A Buddhist monastery in Bangladesh hill: The monk behind it faces unsavoury questions

  • Reazul Bashar, Back from Rangunia, bdnews24.com
    Published: 2020-10-29 23:41:17 BdST

A Buddhist monastery is typically synonymous with peace and tranquillity, a spiritual retreat from the din of urban life and a sanctuary for those seeking enlightenment by embracing the teachings of Lord Buddha. The Gyansharan Maharanya nestled in a hill in Chattogram’s Rangunia is a striking exception.

Coated in a gorgeous combination of red and golden amid the greenery of its surroundings, the one-storey structure with tiled floors, huge columns and a large throne for the founder Bhadanta Sharanangkar Thero in one corner is a sight to behold.

But the hilltop monastery, some 65 kilometres away from the port city, in the Falaharia village in Padua is shrouded in mystery and controversy. A horde of allegations has been levelled at its founder, ranging from dubious funds, to stoking religious tension by threatening locals and using the statues of Lord Buddha to occupy public land.

Anyone can visit the village and see the statues scattered across the hill after travelling by road for around two and a half hours from the city, but the monastery is off-limits to the public, with trained German Shepherd dogs guarding its premises.  

Established less than eight years ago, the monastery currently sprawls on 50 acres, with an air-conditioned chamber underground for “meditation and safety”.

Is this hilltop underground room for meditation only?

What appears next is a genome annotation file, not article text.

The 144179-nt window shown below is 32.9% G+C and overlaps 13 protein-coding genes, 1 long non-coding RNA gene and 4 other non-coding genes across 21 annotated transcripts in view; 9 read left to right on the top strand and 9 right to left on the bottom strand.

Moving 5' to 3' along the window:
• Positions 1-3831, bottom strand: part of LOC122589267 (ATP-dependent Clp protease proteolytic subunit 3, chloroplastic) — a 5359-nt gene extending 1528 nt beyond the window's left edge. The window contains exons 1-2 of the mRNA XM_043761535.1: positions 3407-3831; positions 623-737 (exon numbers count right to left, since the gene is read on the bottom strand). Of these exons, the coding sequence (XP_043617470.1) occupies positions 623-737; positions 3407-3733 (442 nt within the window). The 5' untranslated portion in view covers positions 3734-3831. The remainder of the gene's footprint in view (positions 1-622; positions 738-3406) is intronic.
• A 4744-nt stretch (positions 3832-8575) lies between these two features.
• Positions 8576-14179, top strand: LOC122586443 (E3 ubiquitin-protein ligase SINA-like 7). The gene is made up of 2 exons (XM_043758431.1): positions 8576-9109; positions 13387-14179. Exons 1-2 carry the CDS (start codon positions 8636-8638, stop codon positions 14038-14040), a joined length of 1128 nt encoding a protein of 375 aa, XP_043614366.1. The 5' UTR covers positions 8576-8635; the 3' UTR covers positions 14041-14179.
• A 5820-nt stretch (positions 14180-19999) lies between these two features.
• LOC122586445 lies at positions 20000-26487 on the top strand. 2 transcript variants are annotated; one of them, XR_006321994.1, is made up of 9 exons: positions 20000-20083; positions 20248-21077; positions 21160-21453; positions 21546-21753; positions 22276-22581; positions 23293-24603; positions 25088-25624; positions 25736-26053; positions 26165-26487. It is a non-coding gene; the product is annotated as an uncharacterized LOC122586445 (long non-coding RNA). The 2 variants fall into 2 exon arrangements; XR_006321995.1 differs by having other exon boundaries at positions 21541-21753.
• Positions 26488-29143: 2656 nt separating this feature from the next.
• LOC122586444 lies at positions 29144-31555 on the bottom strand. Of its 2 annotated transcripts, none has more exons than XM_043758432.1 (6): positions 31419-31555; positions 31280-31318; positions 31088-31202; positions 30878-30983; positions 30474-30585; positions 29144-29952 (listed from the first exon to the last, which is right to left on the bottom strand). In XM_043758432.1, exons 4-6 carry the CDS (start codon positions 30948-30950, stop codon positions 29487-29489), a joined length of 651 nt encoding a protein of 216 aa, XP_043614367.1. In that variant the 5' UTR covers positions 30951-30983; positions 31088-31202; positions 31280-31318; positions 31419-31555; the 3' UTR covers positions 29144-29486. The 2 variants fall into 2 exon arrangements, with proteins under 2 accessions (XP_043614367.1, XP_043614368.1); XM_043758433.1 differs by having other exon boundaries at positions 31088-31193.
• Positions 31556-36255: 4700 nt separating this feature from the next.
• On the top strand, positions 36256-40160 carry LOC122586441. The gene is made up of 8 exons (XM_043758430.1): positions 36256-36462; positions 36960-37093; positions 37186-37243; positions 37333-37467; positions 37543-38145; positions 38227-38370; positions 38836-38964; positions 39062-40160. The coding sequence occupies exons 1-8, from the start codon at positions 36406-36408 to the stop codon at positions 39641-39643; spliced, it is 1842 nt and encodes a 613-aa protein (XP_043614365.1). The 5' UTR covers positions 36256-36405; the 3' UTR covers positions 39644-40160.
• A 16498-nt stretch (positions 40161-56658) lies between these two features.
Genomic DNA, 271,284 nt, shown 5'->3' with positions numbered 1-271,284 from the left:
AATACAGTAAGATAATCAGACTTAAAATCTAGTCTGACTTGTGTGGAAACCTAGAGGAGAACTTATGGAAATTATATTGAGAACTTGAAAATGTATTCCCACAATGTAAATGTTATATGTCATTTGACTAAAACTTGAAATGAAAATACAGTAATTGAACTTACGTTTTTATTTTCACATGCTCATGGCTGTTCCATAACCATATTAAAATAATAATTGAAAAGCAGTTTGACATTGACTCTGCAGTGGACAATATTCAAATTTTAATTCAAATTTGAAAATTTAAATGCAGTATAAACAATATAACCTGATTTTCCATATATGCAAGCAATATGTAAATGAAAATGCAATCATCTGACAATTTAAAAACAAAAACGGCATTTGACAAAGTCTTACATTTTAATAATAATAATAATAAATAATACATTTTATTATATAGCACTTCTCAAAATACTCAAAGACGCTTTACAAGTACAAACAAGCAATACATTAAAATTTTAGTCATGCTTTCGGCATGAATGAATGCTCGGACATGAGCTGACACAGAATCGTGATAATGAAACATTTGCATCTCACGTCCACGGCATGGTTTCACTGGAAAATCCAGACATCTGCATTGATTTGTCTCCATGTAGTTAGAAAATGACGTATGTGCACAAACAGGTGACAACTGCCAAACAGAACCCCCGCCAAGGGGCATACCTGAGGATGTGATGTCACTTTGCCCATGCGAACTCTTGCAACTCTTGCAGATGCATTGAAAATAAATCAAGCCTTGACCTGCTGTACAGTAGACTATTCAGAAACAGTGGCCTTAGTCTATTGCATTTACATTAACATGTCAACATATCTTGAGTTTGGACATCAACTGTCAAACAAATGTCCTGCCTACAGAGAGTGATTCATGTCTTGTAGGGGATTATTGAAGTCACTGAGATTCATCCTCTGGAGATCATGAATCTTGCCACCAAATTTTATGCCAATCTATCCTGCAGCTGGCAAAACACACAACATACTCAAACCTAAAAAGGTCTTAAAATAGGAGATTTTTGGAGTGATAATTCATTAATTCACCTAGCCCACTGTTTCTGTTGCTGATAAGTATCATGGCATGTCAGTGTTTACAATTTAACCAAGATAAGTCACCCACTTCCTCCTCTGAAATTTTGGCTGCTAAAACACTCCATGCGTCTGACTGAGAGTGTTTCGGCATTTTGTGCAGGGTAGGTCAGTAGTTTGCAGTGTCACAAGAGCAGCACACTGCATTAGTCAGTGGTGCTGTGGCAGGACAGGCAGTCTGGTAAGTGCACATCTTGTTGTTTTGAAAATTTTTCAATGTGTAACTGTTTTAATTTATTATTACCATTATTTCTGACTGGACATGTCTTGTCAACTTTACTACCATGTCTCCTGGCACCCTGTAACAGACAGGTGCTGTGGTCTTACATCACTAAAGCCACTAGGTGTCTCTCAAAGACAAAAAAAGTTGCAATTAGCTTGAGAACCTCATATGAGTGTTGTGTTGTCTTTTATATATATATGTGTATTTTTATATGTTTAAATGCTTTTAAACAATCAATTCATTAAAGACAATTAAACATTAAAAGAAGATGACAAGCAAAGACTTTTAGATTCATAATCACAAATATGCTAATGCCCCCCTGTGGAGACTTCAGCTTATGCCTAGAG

Is this hilltop underground room for meditation only?

After walking two kilometres along a herringbone road, a new under-construction archway can be seen at the entrance of the monastery. But Hajera Begum, a resident of the village, contends that the piece of land on which the archway is being built actually belongs to her.

Some statues of the Buddha are also being erected across the hill.

Born in Hathazari as Rony Barua, the monastery’s founder Sharanangkar grew up in Rangunia. Said to be 36 years old, he belonged to a low-income family and spent his childhood in extreme poverty, according to local media reports. He had worked as a driver before becoming a monk in 2004.

But Sharanangkar refused to share details of his life prior to monkhood. "I was active in politics and chanted slogans in processions," he said.

Trained German Shepherd dogs are kept in a kennel next to the underground room.

Trained German Shepherd dogs are kept in a kennel next to the underground room.

He stands accused in at least a dozen cases filed by the Forest Department for occupying forest and government lands, and by the Muslim, Hindu and Buddhist communities for occupying and destroying the forest, grabbing private lands, providing shelter to citizens of Myanmar and inciting religious tension.

Fearing repercussion, Sharanangkar has moved to Dhaka from Gyansharan Maharanya, which has residential rooms and other structures on a hill, which is restricted to the general public.

The monastery has installed water tanks and supply lines at different places, but in such a way that a newcomer would easily miss it.

A structure made of tin and tarpaulin appears to be a garage capable of housing multiple vehicles. The bdnews24.com correspondent saw one car inside.

The establishment also has a kennel and tube-wells. Two dogs were in the kennel when the correspondent visited the area while its air-conditioners were covered with dirty clothes.

The monastery had 20 power connections but most of them have been cut off.

LAND GRABBING CHARGES

Sharanangkar moved to Falaharia in 2004 and began the construction of the monastery in 2012, starting with a room made of corrugated tin sheets.

Pieces of clothe are used to hide air-conditioners.

Pieces of clothe are used to hide air-conditioners.